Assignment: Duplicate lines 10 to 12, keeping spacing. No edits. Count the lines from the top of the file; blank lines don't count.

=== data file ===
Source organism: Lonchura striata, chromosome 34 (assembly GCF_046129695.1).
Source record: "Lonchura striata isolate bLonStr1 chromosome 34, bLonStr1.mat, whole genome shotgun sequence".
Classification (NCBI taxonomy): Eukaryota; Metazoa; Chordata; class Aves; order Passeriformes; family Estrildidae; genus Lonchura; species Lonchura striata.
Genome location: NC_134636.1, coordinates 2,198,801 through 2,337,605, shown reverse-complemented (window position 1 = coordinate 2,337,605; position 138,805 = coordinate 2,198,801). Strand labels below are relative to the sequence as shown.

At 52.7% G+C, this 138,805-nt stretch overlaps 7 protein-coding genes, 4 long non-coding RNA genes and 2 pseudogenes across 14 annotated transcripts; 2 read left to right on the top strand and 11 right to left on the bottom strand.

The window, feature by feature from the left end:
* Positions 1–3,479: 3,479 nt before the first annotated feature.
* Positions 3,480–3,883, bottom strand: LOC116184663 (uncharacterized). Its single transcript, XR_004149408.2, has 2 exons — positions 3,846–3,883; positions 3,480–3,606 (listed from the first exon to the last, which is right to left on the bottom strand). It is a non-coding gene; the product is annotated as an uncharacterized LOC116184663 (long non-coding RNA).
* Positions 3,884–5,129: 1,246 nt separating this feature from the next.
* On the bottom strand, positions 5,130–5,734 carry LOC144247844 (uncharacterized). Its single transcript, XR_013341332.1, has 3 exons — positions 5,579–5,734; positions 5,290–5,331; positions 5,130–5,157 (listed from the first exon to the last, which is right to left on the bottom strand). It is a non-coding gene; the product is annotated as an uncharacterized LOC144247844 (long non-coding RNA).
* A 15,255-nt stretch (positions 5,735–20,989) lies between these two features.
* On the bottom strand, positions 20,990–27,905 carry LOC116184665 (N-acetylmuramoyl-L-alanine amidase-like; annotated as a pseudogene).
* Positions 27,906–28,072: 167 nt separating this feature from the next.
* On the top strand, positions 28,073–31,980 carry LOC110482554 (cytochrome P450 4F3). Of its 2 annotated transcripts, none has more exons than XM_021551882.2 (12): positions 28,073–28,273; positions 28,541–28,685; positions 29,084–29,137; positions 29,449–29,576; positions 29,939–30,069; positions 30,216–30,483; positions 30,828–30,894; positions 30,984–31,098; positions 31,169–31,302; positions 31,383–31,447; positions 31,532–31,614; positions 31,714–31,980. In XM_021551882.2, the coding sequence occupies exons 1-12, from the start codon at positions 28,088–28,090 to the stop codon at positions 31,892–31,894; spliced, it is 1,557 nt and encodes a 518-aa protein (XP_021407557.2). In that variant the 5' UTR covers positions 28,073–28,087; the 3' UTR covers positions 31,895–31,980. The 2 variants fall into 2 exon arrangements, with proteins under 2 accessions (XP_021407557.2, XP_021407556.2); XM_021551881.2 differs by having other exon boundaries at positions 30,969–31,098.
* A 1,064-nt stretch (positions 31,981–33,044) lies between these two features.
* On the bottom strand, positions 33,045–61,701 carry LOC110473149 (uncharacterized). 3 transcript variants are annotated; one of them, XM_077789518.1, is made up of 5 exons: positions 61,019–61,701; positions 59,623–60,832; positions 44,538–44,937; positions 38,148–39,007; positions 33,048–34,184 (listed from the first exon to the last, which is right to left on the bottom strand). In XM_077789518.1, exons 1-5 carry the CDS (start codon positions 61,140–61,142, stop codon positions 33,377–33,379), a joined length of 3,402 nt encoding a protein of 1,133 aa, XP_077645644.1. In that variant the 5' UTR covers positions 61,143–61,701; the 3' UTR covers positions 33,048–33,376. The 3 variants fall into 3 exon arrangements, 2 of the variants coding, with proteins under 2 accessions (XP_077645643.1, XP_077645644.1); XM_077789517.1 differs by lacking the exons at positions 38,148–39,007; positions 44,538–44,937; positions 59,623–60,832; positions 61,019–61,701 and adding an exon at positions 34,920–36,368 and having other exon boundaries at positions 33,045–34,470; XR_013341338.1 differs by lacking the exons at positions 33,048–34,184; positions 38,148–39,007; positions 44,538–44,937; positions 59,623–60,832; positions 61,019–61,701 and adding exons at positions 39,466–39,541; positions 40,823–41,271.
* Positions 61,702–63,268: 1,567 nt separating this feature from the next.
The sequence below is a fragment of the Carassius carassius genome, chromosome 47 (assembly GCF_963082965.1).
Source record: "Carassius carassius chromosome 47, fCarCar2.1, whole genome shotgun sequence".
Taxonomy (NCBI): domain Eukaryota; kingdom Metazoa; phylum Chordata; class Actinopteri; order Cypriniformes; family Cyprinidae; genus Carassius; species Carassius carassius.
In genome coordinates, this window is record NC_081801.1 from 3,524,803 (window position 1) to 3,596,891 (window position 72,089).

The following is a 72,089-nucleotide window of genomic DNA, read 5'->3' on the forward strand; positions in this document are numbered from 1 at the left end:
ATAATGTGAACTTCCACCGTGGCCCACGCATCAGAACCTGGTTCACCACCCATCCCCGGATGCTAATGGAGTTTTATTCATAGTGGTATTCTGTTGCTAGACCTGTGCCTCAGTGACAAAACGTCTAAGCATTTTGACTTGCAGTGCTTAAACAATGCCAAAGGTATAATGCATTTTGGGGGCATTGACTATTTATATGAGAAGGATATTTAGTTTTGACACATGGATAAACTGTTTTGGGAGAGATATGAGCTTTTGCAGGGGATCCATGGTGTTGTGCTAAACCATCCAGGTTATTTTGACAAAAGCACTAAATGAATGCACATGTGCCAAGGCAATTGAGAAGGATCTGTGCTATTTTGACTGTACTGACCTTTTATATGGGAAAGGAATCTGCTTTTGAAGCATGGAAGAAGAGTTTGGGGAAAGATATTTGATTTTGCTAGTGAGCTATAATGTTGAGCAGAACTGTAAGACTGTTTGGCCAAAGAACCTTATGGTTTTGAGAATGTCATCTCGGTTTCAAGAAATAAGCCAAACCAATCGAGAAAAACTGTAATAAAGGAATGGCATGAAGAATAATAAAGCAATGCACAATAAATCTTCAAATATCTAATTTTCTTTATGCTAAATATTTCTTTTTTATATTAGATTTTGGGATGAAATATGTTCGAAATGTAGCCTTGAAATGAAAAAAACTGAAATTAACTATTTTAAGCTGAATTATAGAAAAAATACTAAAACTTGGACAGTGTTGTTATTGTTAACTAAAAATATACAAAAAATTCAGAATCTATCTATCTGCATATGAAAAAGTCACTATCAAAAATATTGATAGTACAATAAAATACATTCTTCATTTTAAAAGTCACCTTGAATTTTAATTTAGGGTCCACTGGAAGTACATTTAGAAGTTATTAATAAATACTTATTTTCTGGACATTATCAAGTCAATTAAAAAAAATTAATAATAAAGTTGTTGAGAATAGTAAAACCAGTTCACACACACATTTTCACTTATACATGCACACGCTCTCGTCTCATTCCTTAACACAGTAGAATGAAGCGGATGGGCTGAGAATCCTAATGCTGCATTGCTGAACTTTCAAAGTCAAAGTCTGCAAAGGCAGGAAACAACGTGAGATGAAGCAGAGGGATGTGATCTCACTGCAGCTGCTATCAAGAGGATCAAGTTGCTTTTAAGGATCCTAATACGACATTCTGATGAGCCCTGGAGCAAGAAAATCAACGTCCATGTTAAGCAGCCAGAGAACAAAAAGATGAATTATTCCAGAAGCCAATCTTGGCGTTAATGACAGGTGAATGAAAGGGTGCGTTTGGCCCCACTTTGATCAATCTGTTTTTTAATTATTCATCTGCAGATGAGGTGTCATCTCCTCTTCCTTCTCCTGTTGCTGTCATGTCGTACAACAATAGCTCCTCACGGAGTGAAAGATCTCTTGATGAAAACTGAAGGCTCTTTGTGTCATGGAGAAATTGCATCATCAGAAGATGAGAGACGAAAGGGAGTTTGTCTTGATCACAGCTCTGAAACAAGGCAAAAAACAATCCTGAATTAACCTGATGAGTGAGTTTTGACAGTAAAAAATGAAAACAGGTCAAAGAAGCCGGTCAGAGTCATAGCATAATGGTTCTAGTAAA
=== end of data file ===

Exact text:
* On the bottom strand, positions 5,130–5,734 carry LOC144247844 (uncharacterized). Its single transcript, XR_013341332.1, has 3 exons — positions 5,579–5,734; positions 5,290–5,331; positions 5,130–5,157 (listed from the first exon to the last, which is right to left on the bottom strand). It is a non-coding gene; the product is annotated as an uncharacterized LOC144247844 (long non-coding RNA).
* A 15,255-nt stretch (positions 5,735–20,989) lies between these two features.
* On the bottom strand, positions 20,990–27,905 carry LOC116184665 (N-acetylmuramoyl-L-alanine amidase-like; annotated as a pseudogene).